Good Carbs and Dairy
Episode #4 of the course How to adopt a flexitarian lifestyle by Alyce Eyster
A warm welcome back! Carbs take a lot of heat in the diet world, so let’s review. In today’s lesson, we’re discussing nutrient-dense “good” carbs as well as dairy as they relate to the plant-based diet.
When you think of carbs, you probably think of potatoes, pasta, and cake. And yes, those are carbs. Carbs, which are converted to energy, include sugar, starches, and fiber. Carbs are found in grains, starchy vegetables, beans, dairy, fruits, juices, and sweets. “Good” carbs are those that are high in fiber that has not been heavily refined. Fruit contains fiber and nutrients, giving it good carb status. Good carbs like whole grains, brown rice, quinoa, beans, and legumes are slower to digest because they contain more fiber and do not spike blood sugar.
The U.S. Diet Has a Carb Problem
“The U.S. population, across almost every age and sex group, consumes eating patterns that are low in vegetables, fruits, whole grains, dairy, seafood, and oil and high in refined grains, added sugars, saturated fats, sodium, and for some age-sex groups, high in the meats, poultry, and eggs subgroup,” says the U.S. government’s 2015-2020 Dietary Guidelines for Americans. In other words, we consume way too many nutrient-lacking carbs, leaving us vulnerable to disease.
It is important to choose carbs wisely, meaning the most nutrient-rich and the ones with the most fiber, because they aid in digestion and promote satiety as they are slow to digest and keep blood sugar level. These include not only fiber-rich fruits and vegetables like apples and broccoli, but whole grains like whole wheat breads, brown or wild rice or quinoa, beans, legumes, seeds, and nuts.
Get into the habit of foregoing the breadbasket in restaurants. Try the switch from original pasta to whole wheat pasta or plain rice to brown rice. (Hey, brown rice is nutty and delicious if you have not tried it.) Other substitutes for plain pasta include spaghetti squash or zucchini noodles. And if you typically eat processed chips with your sandwich (on whole grain bread ;-) ) try some almonds and an apple as an accompaniment. Remember, we’re going for small substitutions and doable changes here.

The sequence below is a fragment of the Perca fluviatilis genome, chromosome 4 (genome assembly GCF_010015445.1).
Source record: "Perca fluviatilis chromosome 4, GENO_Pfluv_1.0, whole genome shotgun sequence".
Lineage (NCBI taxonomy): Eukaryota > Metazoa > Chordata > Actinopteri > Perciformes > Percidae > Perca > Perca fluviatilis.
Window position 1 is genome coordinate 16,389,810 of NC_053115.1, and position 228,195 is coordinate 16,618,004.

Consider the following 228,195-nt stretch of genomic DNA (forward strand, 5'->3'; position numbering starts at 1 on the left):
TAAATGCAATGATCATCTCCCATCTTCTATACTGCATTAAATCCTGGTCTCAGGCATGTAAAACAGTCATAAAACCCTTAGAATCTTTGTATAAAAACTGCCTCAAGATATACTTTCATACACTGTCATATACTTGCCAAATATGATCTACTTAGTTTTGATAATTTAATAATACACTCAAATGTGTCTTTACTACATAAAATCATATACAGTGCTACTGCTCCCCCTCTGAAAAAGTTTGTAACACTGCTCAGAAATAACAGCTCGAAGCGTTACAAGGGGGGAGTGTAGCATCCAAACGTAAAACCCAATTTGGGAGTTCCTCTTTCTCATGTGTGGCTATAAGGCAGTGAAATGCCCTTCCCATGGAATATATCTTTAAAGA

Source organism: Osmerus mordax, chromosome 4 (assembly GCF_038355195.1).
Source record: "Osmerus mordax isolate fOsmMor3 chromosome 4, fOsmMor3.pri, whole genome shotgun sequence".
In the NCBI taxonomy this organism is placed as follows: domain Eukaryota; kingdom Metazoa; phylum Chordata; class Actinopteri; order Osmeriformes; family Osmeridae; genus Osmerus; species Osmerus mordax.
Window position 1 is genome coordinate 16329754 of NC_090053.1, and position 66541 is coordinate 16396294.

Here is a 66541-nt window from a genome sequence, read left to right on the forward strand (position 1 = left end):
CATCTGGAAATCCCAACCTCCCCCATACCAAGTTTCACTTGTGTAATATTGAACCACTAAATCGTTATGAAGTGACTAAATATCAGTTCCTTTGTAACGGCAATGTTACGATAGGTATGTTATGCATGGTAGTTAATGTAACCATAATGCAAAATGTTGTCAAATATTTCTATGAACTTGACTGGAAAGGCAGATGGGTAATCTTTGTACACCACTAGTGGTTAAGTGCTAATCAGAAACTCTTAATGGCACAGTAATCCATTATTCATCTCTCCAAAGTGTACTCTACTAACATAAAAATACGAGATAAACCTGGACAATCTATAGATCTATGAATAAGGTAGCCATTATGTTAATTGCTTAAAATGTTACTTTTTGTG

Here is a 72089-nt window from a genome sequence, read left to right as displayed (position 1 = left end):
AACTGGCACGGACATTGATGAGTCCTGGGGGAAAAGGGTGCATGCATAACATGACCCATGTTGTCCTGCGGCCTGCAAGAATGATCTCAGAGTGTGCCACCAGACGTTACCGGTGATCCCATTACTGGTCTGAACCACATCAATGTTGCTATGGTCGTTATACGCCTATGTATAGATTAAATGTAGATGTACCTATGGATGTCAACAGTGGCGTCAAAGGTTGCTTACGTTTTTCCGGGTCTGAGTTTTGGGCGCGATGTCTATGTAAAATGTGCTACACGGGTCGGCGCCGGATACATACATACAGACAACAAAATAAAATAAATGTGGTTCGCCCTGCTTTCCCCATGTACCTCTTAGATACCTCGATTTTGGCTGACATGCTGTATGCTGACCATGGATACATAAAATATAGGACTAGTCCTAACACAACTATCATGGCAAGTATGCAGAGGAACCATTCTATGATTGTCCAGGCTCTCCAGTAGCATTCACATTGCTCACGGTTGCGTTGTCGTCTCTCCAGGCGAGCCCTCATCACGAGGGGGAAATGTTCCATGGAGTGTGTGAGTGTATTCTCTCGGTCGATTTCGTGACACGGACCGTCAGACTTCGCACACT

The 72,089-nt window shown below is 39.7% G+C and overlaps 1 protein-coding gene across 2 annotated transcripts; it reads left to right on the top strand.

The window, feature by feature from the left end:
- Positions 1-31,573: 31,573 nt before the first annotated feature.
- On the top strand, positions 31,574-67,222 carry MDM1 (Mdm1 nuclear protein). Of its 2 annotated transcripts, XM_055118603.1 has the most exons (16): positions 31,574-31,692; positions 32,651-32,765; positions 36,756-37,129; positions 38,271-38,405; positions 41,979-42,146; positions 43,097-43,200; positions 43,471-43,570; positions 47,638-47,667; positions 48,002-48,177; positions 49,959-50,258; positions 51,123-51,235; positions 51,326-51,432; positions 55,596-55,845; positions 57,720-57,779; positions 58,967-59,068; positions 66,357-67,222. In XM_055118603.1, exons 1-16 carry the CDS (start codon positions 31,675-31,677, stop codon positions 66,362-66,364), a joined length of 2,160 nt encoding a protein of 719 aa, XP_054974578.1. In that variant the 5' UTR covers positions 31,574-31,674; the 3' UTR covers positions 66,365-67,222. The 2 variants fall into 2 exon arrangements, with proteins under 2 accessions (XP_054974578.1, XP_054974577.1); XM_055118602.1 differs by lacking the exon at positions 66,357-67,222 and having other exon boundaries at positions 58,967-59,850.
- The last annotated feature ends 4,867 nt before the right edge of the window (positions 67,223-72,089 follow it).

What About Dairy?
Dairy is important because it supplies necessary calcium to the body. Calcium plays an important role in muscle contraction, transmitting messages to nerves, and the release of hormones. If your diet does not supply enough calcium, your body will pull it from your bones, which can lead to bone loss later in life.
MyPlate.gov recommends three servings of low-fat dairy per day. Opt for low-fat dairy for the same reason you want to select low-fat animal protein, because high intake of animal fat increases risk of cardiovascular disease. Plain Greek yogurt is an excellent choice. Leafy greens, soybeans, sardines, and salmon are good non-dairy sources of calcium.
Tomorrow: let’s talk about sugar, sodium, processed foods, and refined carbs as well as the concept of moderation.
The Whole Foods Diet by John Mackey, Alona Pulde, Matthew Lederman
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